Some say money: What exactly did the $1.831 billion that Baltimore received since 2009 from the American Recovery and Reinvestment Act (ARRA), also known as the stimulus, accomplish? Did it provide new jobs, better housing or safe and efficient schools for poor people of any color, especially black people?
Something about all the money we throw at alleviating poverty and fixing racial tension isn’t working. Let’s look at how just a fraction of that $1.8 billion was spent to see why.
Recovery.gov currently reports that one area of Baltimore has received $837,955,866 in ARRA funding from 2009 to the present.
That much money had to be doing something good for the city, right? Where did it go?
Just one grant of $548K from the National Endowment for the Arts resulted in the preservation of 24 jobs and the addition of one new position.
How many of those jobs do you think were held by the people demonstrating in Baltimore last week? Do you wonder if Freddie Gray ever saw a paycheck from any of that money?
In spite of massive Federal money infusions, Baltimore has dropped from the 10th largest city in the U.S. to 24th since manufacturing, industrial and rail jobs started disappearing. Another factor is that since the 1968 riots, the inner city is seen as a dangerous place to live. Anyone who can leave does so at the first opportunity.
It’s doubtful the newest riots will improve that statistic, and apparently money isn’t the answer either.
Others have tried… and failed
The redistribution of wealth by the government isn’t exactly a new concept. Every dollar the government collects has been redistributed from your pocket to someone or something else.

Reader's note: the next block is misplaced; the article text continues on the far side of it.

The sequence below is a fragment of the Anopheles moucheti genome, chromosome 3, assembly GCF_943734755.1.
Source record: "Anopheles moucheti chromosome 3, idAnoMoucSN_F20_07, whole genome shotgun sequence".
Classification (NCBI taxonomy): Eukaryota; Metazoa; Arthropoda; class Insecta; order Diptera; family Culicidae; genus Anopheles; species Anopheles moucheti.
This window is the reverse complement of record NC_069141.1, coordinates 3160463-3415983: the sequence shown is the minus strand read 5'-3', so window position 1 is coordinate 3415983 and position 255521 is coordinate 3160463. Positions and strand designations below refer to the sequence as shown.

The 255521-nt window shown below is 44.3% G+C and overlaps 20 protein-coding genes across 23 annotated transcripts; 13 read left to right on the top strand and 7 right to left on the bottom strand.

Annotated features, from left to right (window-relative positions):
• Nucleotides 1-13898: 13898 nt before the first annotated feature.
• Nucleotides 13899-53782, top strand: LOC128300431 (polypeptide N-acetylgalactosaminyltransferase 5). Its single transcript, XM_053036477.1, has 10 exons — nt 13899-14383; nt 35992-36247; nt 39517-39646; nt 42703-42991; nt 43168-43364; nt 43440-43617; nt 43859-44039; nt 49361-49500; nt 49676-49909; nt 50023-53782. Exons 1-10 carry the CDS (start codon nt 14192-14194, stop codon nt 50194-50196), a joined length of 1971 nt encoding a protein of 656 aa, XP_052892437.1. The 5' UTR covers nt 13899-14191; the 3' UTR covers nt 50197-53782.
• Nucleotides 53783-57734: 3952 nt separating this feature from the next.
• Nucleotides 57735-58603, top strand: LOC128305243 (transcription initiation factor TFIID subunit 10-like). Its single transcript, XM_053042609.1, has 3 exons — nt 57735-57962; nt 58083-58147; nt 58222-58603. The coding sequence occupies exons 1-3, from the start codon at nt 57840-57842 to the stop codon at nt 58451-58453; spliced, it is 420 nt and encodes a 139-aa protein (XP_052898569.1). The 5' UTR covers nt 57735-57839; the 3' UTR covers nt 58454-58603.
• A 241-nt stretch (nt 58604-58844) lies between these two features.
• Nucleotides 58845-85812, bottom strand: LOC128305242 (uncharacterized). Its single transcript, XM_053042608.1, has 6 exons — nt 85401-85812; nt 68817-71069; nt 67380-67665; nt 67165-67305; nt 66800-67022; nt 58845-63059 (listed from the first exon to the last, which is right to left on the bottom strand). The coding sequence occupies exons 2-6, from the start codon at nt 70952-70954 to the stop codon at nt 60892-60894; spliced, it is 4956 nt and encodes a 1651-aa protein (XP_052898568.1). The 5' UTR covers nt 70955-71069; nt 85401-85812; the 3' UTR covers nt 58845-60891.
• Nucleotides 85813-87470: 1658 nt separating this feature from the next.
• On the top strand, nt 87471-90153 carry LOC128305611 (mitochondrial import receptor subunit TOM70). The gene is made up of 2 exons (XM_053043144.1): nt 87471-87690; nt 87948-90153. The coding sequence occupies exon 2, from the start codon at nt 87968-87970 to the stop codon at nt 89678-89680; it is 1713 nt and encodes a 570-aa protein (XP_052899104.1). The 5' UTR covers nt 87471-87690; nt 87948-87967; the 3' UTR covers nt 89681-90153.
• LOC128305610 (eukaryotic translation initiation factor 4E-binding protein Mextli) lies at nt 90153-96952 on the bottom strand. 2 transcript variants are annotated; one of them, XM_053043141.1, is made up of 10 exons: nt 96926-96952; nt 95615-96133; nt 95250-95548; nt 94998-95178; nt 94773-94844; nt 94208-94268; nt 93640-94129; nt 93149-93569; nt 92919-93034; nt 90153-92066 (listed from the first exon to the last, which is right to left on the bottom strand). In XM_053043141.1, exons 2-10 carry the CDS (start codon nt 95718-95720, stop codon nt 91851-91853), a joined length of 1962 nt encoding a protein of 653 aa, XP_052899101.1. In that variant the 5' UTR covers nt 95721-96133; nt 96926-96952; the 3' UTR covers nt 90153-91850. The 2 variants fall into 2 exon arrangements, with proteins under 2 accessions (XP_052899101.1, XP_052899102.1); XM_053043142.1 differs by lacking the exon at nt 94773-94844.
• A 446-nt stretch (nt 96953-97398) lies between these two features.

Sometimes we can see some tangible results from that, like the interstate highway system or research funds that result in a vaccine for polio.
In the case of race relations in general, and Baltimore in particular, the results are far less positive.
Regardless of which of the two major parties is in power, all the money and rhetoric seems to have only temporarily papered over real problems. Not solving the collective sparks that, once lit, end us in what appears to be eternal conflict.
It’s all too easy for those of us that don’t live in Baltimore to donate $10 online or write a check to some online appeal and feel like we’ve actually done something. All along, ignoring the internal riot burning within us.
In fact, the system encourages us to think in an unhealthy way – never looking inside, never reaching out in a way that matters to ourselves or others. Heaven forbid that we should get our heads, hands and hearts in gear as a result of following our passions. After all, we’ve got professionals to handle that, right? Wrong!
The same people who were saying that blacks needed jobs, education, felt disenfranchised or were treated as second-class citizens are still saying the same things, preaching the same solutions and collecting money from the rest of us to solve the same problems fifty years later.
News flash – It has never worked and still isn’t working.
Tame your own inner riot
These are stressful times indeed and many are confused and searching for answers. Don’t take your example from what is happening in Baltimore, no good will come from it. Instead, take time, as much as you need, to be alone with yourself, to get in touch with the burning desires inside that you keep pushing deeper.
Ask yourself; what occupies my thoughts, makes me uncomfortable and causes me to be restless? It is in this place that you will find the answers to what you need to do, you will find what it takes to end the riot within.
It is unlikely that this will involve simply getting out your checkbook and donating to yet another “cause.” Taming your inner riot will lead you to a place of action where your head, heart and hands are united. And, in doing so, not only will you be benefiting the greater good but you will also find the happiness you so desire.
It may be hard at first, to act on your passions, to tame your internal riot … but once you have taken the first step, you won’t ever look back.
Do something different today and be part of the change that is so desperately needed.
“If you do what you always did, you will get what you always got.” –Anonymous
– The Alternative Daily